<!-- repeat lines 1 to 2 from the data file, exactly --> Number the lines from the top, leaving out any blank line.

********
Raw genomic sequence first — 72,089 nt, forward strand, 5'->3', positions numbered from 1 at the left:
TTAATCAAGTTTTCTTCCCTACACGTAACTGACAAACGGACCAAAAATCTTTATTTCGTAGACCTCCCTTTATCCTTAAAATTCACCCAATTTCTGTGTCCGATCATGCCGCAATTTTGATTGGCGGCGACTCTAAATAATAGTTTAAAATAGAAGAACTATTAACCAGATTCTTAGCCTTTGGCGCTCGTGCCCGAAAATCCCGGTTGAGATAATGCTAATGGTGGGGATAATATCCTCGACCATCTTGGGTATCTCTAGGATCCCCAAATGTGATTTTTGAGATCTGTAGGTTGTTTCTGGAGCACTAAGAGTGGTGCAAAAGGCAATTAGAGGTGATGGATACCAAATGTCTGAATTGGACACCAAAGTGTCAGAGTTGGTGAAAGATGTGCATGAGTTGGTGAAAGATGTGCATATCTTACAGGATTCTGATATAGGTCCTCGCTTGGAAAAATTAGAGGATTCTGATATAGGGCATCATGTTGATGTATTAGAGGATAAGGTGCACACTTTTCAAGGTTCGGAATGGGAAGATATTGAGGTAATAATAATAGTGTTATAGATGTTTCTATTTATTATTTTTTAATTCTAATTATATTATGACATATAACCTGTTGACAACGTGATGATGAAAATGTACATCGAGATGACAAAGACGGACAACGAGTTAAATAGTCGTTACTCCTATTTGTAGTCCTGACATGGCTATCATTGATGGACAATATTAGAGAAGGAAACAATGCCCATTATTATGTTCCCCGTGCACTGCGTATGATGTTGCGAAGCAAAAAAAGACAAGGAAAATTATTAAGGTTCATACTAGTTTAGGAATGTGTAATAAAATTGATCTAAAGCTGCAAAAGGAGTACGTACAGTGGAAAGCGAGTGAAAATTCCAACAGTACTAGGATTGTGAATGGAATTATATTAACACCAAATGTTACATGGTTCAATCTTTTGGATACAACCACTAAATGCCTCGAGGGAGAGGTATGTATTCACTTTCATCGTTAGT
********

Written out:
Raw genomic sequence first — 72,089 nt, forward strand, 5'->3', positions numbered from 1 at the left:
TTAATCAAGTTTTCTTCCCTACACGTAACTGACAAACGGACCAAAAATCTTTATTTCGTAGACCTCCCTTTATCCTTAAAATTCACCCAATTTCTGTGTCCGATCATGCCGCAATTTTGATTGGCGGCGACTCTAAATAATAGTTTAAAATAGAAGAACTATTAACCAGATTCTTAGCCTTTGGCGCTCGTGCCCGAAAATCCCGGTTGAGATAATGCTAATGGTGGGGATAATATCCTCGACCATCTTGGGTATCTCTAGGATCCCCAAATGTGATTTTTGAGATCTGTAGGTTGTTTCTGGAGCACTAAGAGTGGTGCAAAAGGCAATTAGAGGTGATGGATACCAAATGTCTGAATTGGACACCAAAGTGTCAGAGTTGGTGAAAGATGTGCATGAGTTGGTGAAAGATGTGCATATCTTACAGGATTCTGATATAGGTCCTCGCTTGGAAAAATTAGAGGATTCTGATATAGGGCATCATGTTGATGTATTAGAGGATAAGGTGCACACTTTTCAAGGTTCGGAATGGGAAGATATTGAGGTAATAATAATAGTGTTATAGATGTTTCTATTTATTATTTTTTAATTCTAATTATATTATGACATATAACCTGTTGACAACGTGATGATGAAAATGTACATCGAGATGACAAAGACGGACAACGAGTTAAATAGTCGTTACTCCTATTTGTAGTCCTGACATGGCTATCATTGATGGACAATATTAGAGAAGGAAACAATGCCCATTATTATGTTCCCCGTGCACTGCGTATGATGTTGCGAAGCAAAAAAAGACAAGGAAAATTATTAAGGTTCATACTAGTTTAGGAATGTGTAATAAAATTGATCTAAAGCTGCAAAAGGAGTACGTACAGTGGAAAGCGAGTGAAAATTCCAACAGTACTAGGATTGTGAATGGAATTATATTAACACCAAATGTTACATGGTTCAATCTTTTGGATACAACCACTAAATGCCTCGAGGGAGAGGTATGTATTCACTTTCATCGTTAGT